Boston Mayor Has A Gift For City’s Crumbling Commercial Real Estate Sector — More Taxes

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Will Kessler Contributor
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Democratic Boston Mayor Michelle Wu proposed legislation in late March that would let the city hike taxes on its already struggling commercial real estate sector.

The proposal is meant to combat falling revenue from commercial real estate due to a drop in property values as the sector struggles, seeking to prevent the city from needing to raise taxes on residential property owners, according to an announcement from the city. Boston is currently experiencing record vacancy rates for commercial properties, with around 25% of the 69 million square feet of office spaces being empty, weighing on commercial property owners, according to Bloomberg. (RELATED: Biden Admin Announces Billions In Funding For Major Chip Maker As Construction Stalls)

If the proposal is passed by the City Council, it will then need to be approved by the state legislature and the governor, according to the Boston Globe. If passed, it could go into effect in July at the start of the 2025 fiscal year and would end after five years.

“As Boston invests in revitalizing our Downtown and commercial corridors in response to shifting market trends, we are working with all stakeholders to protect residents and homeowners against sudden and dramatic tax increases,” Wu said in the announcement. “For our seniors on fixed incomes, for families with children, for frontline workers and all our community members, we must have the tools to address rising housing costs and keep residents in their homes.”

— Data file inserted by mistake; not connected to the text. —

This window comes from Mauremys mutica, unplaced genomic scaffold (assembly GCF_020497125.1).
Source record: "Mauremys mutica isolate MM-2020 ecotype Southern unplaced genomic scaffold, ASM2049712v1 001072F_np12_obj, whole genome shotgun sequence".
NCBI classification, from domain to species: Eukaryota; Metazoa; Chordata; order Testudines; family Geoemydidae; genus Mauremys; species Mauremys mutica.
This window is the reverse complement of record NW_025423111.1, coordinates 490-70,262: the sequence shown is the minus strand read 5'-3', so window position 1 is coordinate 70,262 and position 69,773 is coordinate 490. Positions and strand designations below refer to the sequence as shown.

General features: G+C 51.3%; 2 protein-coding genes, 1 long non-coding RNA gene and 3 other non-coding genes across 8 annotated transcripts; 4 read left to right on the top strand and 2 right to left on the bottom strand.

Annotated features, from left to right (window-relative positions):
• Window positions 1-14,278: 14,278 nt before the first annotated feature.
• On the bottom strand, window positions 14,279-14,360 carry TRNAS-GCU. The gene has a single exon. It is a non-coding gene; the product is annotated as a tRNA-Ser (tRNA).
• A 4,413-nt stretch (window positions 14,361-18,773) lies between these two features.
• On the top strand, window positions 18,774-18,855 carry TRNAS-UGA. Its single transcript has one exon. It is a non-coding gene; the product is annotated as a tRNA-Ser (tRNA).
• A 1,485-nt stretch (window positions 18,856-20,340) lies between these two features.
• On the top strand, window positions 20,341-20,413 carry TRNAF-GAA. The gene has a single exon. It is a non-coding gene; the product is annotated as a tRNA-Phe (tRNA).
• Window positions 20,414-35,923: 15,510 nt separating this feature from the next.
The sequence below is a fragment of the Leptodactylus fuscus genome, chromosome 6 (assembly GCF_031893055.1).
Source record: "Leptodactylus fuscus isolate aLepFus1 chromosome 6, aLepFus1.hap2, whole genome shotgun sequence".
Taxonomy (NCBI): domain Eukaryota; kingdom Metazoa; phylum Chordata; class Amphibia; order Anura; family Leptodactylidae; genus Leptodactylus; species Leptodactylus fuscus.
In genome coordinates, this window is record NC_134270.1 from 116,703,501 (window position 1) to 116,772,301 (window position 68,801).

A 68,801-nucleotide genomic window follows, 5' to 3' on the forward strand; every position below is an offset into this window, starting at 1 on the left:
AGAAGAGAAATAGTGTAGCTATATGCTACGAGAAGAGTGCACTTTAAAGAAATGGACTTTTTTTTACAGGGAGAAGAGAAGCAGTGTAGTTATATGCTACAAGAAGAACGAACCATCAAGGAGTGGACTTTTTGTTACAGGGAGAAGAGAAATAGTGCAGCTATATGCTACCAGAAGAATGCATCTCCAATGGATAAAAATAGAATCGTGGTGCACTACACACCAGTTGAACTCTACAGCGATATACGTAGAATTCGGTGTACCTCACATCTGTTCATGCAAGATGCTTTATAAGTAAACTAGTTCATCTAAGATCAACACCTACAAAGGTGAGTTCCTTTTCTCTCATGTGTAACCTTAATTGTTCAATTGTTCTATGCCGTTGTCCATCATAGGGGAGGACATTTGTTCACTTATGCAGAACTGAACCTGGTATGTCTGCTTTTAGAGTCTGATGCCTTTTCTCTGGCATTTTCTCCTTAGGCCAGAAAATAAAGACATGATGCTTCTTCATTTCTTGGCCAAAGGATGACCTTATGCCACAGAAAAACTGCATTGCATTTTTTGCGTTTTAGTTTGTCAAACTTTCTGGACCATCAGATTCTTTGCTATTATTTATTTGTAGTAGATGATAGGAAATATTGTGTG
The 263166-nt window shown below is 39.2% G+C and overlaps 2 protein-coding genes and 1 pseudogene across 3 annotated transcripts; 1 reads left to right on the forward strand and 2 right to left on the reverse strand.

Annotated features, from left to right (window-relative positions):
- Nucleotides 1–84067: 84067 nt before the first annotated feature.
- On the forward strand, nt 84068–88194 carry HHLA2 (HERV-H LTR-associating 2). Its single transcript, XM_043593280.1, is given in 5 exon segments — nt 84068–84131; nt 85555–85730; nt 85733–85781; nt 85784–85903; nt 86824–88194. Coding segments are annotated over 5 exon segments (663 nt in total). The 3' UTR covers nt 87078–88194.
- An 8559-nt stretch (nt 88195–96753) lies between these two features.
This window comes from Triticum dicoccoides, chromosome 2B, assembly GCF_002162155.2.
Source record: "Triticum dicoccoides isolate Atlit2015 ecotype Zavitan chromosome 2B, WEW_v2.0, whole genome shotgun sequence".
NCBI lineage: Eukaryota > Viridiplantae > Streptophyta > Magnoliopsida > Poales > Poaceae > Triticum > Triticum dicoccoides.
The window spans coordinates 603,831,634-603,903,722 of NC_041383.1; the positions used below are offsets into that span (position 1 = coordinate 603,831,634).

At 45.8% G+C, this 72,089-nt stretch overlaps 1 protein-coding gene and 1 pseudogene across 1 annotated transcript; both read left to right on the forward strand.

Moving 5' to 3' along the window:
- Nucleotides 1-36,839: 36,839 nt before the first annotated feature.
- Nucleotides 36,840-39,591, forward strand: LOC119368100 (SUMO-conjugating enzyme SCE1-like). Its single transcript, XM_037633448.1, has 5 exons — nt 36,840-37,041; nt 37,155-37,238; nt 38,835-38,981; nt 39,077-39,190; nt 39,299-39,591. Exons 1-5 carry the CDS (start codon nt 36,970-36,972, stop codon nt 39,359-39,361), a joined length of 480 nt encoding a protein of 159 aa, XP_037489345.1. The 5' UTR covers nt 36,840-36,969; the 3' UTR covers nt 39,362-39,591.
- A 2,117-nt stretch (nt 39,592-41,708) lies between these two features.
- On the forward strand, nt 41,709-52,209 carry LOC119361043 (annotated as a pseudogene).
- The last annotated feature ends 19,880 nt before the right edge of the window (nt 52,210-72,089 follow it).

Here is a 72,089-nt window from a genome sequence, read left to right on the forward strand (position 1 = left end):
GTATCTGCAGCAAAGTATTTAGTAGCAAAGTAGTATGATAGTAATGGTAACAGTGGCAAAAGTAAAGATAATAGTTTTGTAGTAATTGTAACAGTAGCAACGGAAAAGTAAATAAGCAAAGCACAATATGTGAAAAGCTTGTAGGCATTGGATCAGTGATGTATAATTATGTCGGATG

Mitchell Moss, an urban policy and planning professor at New York University, has pointed out that raising taxes on already struggling commercial real estate owners could make them even less competitive, contributing to a possible exodus of owners and businesses in the city to alternative locations like nearby Cambridge, Massachusetts, according to Bloomberg.

Commercial real estate nationally has been under intense pressure from declining revenues and an increase in the cost of credit due to a hike in the federal funds rate, which has been placed in a range of 5.25% and 5.50% by the Federal Reserve to combat high inflation. Declining revenues are in large part the result of an increase in the share of people working from home, which increased dramatically at the onset of the COVID-19 pandemic.

“The City has been closely monitoring and planning for the impacts of declining commercial real estate values on the City’s tax base,” said Chief Financial Officer Ashley Groffenberger. “By taking this proactive step, we are ensuring that we have the tools necessary to safeguard basic City services and create stability for all taxpayers.”

Under Boston’s current tax plan without hikes to commercial real estate taxes, the city would have a $1 billion shortfall over the next five years, according to Bloomberg. The proposal mirrors a policy Boston adopted after the dot-com crash two decades ago, which similarly led to a downturn in the commercial property market.

The Boston mayor’s office did not immediately respond to a request to comment from the Daily Caller News Foundation.

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